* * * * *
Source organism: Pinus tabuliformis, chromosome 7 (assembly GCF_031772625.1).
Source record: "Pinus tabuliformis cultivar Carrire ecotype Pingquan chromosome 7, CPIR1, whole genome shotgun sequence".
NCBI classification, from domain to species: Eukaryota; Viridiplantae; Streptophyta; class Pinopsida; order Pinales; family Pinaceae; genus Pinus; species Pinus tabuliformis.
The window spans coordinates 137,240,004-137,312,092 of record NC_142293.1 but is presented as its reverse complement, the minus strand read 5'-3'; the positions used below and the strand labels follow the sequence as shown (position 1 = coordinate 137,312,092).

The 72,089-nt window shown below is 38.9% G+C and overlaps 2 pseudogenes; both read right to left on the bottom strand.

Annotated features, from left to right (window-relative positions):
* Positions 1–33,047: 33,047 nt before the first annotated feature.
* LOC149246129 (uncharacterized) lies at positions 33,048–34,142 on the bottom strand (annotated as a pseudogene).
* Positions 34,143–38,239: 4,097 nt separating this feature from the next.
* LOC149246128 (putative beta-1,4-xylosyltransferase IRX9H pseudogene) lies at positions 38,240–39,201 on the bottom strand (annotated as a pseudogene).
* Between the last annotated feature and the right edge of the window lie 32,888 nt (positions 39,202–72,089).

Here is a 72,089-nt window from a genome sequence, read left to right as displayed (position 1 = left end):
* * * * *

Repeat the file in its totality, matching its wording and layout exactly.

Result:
Source organism: Pinus tabuliformis, chromosome 7 (assembly GCF_031772625.1).
Source record: "Pinus tabuliformis cultivar Carrire ecotype Pingquan chromosome 7, CPIR1, whole genome shotgun sequence".
NCBI classification, from domain to species: Eukaryota; Viridiplantae; Streptophyta; class Pinopsida; order Pinales; family Pinaceae; genus Pinus; species Pinus tabuliformis.
The window spans coordinates 137,240,004-137,312,092 of record NC_142293.1 but is presented as its reverse complement, the minus strand read 5'-3'; the positions used below and the strand labels follow the sequence as shown (position 1 = coordinate 137,312,092).

The 72,089-nt window shown below is 38.9% G+C and overlaps 2 pseudogenes; both read right to left on the bottom strand.

Annotated features, from left to right (window-relative positions):
* Positions 1–33,047: 33,047 nt before the first annotated feature.
* LOC149246129 (uncharacterized) lies at positions 33,048–34,142 on the bottom strand (annotated as a pseudogene).
* Positions 34,143–38,239: 4,097 nt separating this feature from the next.
* LOC149246128 (putative beta-1,4-xylosyltransferase IRX9H pseudogene) lies at positions 38,240–39,201 on the bottom strand (annotated as a pseudogene).
* Between the last annotated feature and the right edge of the window lie 32,888 nt (positions 39,202–72,089).

Here is a 72,089-nt window from a genome sequence, read left to right as displayed (position 1 = left end):